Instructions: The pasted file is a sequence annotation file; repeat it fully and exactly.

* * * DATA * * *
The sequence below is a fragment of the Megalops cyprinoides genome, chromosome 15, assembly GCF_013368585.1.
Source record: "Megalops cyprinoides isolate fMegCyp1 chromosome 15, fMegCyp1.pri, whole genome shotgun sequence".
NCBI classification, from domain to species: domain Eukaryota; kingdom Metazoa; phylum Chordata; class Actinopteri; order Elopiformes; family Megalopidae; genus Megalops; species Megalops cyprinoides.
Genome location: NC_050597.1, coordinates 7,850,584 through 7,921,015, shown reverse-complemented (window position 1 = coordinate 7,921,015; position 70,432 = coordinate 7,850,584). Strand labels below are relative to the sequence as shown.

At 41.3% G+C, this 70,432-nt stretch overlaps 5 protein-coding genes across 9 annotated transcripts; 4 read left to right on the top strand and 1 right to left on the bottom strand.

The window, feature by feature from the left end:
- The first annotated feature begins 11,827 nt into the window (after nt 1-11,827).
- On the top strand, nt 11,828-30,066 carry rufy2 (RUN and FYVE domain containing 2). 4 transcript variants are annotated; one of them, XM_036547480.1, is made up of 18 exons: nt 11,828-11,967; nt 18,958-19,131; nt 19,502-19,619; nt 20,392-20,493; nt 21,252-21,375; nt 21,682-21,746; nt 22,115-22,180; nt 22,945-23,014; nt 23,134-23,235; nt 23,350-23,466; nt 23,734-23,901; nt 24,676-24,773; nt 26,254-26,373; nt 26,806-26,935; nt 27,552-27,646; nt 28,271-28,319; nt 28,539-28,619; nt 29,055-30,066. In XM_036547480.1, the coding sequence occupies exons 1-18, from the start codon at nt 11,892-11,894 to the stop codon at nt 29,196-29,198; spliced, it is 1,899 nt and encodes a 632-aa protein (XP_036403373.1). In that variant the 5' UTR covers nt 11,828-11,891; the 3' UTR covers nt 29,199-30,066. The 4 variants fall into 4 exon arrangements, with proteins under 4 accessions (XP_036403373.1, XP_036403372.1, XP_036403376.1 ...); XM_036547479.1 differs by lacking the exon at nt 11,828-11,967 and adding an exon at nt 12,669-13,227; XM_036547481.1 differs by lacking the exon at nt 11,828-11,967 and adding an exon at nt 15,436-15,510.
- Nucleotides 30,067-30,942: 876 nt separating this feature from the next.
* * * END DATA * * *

The sequence below is a fragment of the Megalops cyprinoides genome, chromosome 15, assembly GCF_013368585.1.
Source record: "Megalops cyprinoides isolate fMegCyp1 chromosome 15, fMegCyp1.pri, whole genome shotgun sequence".
NCBI classification, from domain to species: domain Eukaryota; kingdom Metazoa; phylum Chordata; class Actinopteri; order Elopiformes; family Megalopidae; genus Megalops; species Megalops cyprinoides.
Genome location: NC_050597.1, coordinates 7,850,584 through 7,921,015, shown reverse-complemented (window position 1 = coordinate 7,921,015; position 70,432 = coordinate 7,850,584). Strand labels below are relative to the sequence as shown.

At 41.3% G+C, this 70,432-nt stretch overlaps 5 protein-coding genes across 9 annotated transcripts; 4 read left to right on the top strand and 1 right to left on the bottom strand.

The window, feature by feature from the left end:
- The first annotated feature begins 11,827 nt into the window (after nt 1-11,827).
- On the top strand, nt 11,828-30,066 carry rufy2 (RUN and FYVE domain containing 2). 4 transcript variants are annotated; one of them, XM_036547480.1, is made up of 18 exons: nt 11,828-11,967; nt 18,958-19,131; nt 19,502-19,619; nt 20,392-20,493; nt 21,252-21,375; nt 21,682-21,746; nt 22,115-22,180; nt 22,945-23,014; nt 23,134-23,235; nt 23,350-23,466; nt 23,734-23,901; nt 24,676-24,773; nt 26,254-26,373; nt 26,806-26,935; nt 27,552-27,646; nt 28,271-28,319; nt 28,539-28,619; nt 29,055-30,066. In XM_036547480.1, the coding sequence occupies exons 1-18, from the start codon at nt 11,892-11,894 to the stop codon at nt 29,196-29,198; spliced, it is 1,899 nt and encodes a 632-aa protein (XP_036403373.1). In that variant the 5' UTR covers nt 11,828-11,891; the 3' UTR covers nt 29,199-30,066. The 4 variants fall into 4 exon arrangements, with proteins under 4 accessions (XP_036403373.1, XP_036403372.1, XP_036403376.1 ...); XM_036547479.1 differs by lacking the exon at nt 11,828-11,967 and adding an exon at nt 12,669-13,227; XM_036547481.1 differs by lacking the exon at nt 11,828-11,967 and adding an exon at nt 15,436-15,510.
- Nucleotides 30,067-30,942: 876 nt separating this feature from the next.